DHS is back to the drawing board with its National Applications Office. In hindsight, it was impressive that this new Office should come together so quickly and in final format with a Fact Sheet and all more than a month ahead of its roll-out. The interagency negotiations and burdens of transforming the legacy aspects of the Civil Applications Office must have quite a challenge. But not as challenging as the Congress would prove to be.
Bennie Thompson, Chairman of the House Homeland Security Committee released a statement this week that began by explaining that â€œAfter several requests from the Homeland Security Committee calling for a moratorium on the controversial use of spy satellite imagery for domestic purposes, the Department has heeded the call and delayed its planned October 1st launch of its new National Applications Office (NAO).â€
Readers may recall the SeptemberÂ 10 post here explaining the plans for this new office. This is effectively a modernization of the Civil Applications Office (CAO) to reflect a joint effort of two new entities: DHS and the Office of the Director of National Intelligence. A lot has changed since the days of the CAO. Evidently the civil liberties questions today are no match for the NAO. Thompson explains that as a result of the â€œmoratorium,â€ DHS â€œhas cited the need to address unanswered privacy and civil liberties questions from Congress â€“ as addressed in the Committeeâ€™s September 6th hearing on the matter and also in letters from August 22nd and September 6th from Committee Members.â€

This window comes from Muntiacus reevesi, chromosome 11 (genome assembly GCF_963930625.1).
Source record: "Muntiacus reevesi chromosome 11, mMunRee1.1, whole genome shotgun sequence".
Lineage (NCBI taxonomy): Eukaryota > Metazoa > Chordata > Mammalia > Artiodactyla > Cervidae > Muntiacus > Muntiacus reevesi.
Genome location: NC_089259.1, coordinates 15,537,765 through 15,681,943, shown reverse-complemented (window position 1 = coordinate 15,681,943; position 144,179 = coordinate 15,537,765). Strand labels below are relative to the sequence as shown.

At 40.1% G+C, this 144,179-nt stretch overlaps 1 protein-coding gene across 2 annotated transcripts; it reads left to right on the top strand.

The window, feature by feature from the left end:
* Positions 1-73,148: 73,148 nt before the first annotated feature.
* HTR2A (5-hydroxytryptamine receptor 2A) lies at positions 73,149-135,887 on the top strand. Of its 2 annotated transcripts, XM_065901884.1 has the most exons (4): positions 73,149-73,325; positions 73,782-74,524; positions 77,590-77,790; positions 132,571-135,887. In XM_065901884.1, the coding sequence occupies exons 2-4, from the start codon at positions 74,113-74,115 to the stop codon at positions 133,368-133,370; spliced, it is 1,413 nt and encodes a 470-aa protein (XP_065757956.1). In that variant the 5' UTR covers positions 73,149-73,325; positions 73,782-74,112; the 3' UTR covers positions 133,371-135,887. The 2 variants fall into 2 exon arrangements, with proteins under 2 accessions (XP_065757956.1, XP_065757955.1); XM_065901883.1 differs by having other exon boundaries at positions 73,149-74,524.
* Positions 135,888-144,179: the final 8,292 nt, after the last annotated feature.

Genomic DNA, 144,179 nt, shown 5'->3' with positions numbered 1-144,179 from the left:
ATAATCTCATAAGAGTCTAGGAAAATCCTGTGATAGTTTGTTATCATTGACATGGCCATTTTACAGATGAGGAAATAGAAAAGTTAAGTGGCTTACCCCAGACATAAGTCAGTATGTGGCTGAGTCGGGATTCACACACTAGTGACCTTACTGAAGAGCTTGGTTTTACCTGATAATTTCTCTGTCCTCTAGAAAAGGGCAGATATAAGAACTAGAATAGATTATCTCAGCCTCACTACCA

This sounds a lot like the days when we rolled out the Domestic Nuclear Detection Office. While the challenges had more to do with political science than with privacy protection, the Congress felt as if they were in the dark about the DNDO and pushed back hard. Both Democrats and Republicans were skeptical of the DNDO since they were effectively told of its existence when it showed up in the Presidentâ€™s budget request. (The Presidential Directive creating it was not released.) It made a Congressional Affairs expert out of the DNDO Director real quick. Vayl Oxford spent upwards of 30 visits to the Hill over a few months. Eventually, as he explained it to me, they went from â€œjustifying our existence to justifying our investments.â€
That may be a better fate than the NAO will meet.